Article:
Apr 092003
 
Authors: J.J. Babb

When senior Jack Kuskie is at home, he plays sports, video games and with his family’s two golden labs. But now, stationed in Iraq, Jack spends his time playing soccer with the British forces he guards oil fields with.

“It’s weird to think I actually know someone over there. I feel so withdrawn from it, yet I know someone over there,” said Sara Buys, a junior geology major and Jack’s stepsister.

Jack, a sergeant with the 220th Military Policy Company in the 4th Platoon of the Colorado Army National Guard, is also a senior math major at CSU finishing his remaining 20 credits. He has been attending CSU since 1997, but took leave for seven months to serve in Hungry, Bosnia and Croatia. Although serving in Iraq may set him back a few semesters, his dedication to school remains.

“He has taken a couple of math books along with him to study whenever he can find the time,” said Pat Kuskie, Jack’s mother.

Jack left Fort Carson on Feb. 20, and flew to Kuwait, arriving on Feb. 27. He was officially activated for duty on Jan. 11, and reported for duty on Jan. 13 to begin his year of active duty.

“Since his arrival in Kuwait, he has seen camels, donkeys, sheep, lizards and rats,” Pat said. “He has watched hundreds of Kuwaiti men milling about. Most do not appear to work, instead they receive money from their government in return for oil. He has not seen any women.”

Jack, who has not seen combat in Iraq, spends his days guarding generals and oil fields with a group of British soldiers. He also attempts to keep the sand out of his face.

“The weather is beastly. It is very warm, nearly 90 degrees, every day. In the morning it is quite cool, almost chilly. The wind blows relentlessly and there is sand everywhere,” Pat said. “Jack has addressed the conditions by wearing his T-shirt over his face to protect himself from the sand. In Kuwait, the air is very polluted as a result of flares burning from so many refineries.”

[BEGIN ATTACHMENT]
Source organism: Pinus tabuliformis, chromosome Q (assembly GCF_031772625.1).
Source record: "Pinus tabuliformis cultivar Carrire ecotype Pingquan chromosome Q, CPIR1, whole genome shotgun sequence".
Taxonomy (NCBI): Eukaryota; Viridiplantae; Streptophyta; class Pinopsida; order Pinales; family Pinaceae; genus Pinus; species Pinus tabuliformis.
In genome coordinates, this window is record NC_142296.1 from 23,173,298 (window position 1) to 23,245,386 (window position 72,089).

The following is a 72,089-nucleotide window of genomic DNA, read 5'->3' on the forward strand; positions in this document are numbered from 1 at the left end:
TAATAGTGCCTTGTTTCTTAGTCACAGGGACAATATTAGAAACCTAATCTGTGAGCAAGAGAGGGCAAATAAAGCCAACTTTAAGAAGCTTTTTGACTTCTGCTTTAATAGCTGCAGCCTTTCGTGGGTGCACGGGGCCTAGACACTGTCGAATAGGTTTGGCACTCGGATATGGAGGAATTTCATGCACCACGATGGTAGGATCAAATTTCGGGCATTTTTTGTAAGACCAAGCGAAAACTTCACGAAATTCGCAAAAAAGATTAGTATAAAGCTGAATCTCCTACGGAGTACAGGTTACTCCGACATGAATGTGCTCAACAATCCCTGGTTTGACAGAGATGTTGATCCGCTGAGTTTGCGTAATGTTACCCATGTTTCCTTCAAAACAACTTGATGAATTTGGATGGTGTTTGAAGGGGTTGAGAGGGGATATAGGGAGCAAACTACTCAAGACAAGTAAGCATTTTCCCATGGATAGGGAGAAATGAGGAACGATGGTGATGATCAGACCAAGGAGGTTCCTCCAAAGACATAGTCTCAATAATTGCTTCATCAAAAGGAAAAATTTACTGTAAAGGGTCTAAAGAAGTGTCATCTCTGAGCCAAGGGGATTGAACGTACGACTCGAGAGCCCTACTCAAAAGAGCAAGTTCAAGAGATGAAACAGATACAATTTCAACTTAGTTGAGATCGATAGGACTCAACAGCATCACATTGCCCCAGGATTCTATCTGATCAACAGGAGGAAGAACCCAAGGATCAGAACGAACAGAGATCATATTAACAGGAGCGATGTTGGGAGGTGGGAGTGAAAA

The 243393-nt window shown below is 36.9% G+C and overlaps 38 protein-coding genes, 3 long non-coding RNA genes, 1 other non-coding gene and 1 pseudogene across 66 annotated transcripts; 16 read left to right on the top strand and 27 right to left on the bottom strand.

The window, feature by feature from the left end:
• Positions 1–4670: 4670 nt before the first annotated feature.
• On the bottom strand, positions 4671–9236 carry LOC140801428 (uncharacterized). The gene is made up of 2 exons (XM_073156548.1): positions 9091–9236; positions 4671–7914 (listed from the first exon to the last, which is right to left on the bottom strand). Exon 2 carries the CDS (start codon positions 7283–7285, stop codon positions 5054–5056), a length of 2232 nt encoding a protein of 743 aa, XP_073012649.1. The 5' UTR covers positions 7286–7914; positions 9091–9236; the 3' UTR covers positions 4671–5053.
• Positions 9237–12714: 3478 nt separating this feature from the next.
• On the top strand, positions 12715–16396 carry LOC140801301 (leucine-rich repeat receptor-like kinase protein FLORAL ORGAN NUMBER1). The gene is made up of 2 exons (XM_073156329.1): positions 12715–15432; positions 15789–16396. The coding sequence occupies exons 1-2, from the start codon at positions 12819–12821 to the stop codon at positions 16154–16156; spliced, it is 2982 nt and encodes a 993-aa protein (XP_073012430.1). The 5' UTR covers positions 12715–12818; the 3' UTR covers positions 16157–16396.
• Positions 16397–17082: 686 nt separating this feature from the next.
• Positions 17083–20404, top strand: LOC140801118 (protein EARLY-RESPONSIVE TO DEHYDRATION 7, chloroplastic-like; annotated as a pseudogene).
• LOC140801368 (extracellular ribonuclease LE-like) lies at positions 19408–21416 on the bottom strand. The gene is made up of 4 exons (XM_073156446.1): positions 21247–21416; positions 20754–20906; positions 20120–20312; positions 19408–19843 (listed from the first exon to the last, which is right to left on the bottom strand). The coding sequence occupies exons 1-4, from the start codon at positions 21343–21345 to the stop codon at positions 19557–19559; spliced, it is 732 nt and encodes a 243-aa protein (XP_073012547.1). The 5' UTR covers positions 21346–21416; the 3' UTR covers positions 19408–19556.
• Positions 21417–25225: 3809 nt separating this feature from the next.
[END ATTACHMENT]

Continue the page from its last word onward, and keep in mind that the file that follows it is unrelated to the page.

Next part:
Jack’s family and friends hope and pray he remains safe from much more than the sand and comes home soon.

“His photograph has been taken to a church in New Jersey by his aunt for Novena prayer and his picture is displayed in a classroom in New Jersey next to the words, ‘Our Hero,'” Pat said.

“People that have never met Jack send him letters thanking him for his service. Veterans of wars from times gone by salute me and thank me for my son’s service. I receive phone calls from business owners in the Aurora community, expressing their gratitude, family members that I have not heard from in decades call to say hello and extend their best wishes for his safety.”

Jack has received more than just prayers from well-wishers.

Letters, pistachios, baby wipes, hand drawings, magazines and sunflower seeds have poured in from a Girl Scout Troop in Denver and several elementary schools in New Jersey. He has also received care packages containing lip balm, sports sections from newspapers and “enough baked goods to fill a bakery,” Pat said.

He also receives a daily letter from his girlfriend, Janeen Bonacci, a recent CSU graduate.

“We have a lot of prayers going out. We tell him we’re proud of him and we thank him for doing his job and serving his country,” Buys said. “We want him to come home soon and to stay safe.”

Buys believes Jack’s service to America is a selfless act, but at the same time she is sad he even needs to be in Iraq. Pat agrees all soldiers commit selfless acts daily to protect the freedoms citizens exercise in the United States.

“It’s important for students to know that soldiers don’t draw the same distinctions that anti-war protesters do when it comes to speaking out against the war,” Pat said. “You can’t support our troops and not support our president. Our troops and our president, our Commander in Chief, are one and the same.”

“Soldiers are selfless Americans who have eagerly put their lives on the line for the freedom of speech that anti-war protesters enjoy. As you exercise your freedom of speech to express what may be anti-war sentiment, take a minute to drop a note to a solider and express your gratitude for their service. They risk their life every minute of every day in an increasingly sweltering desert, surrounded by the enemy, so that you can give voice to your point of view whether or not you support them or their Commander in Chief.”

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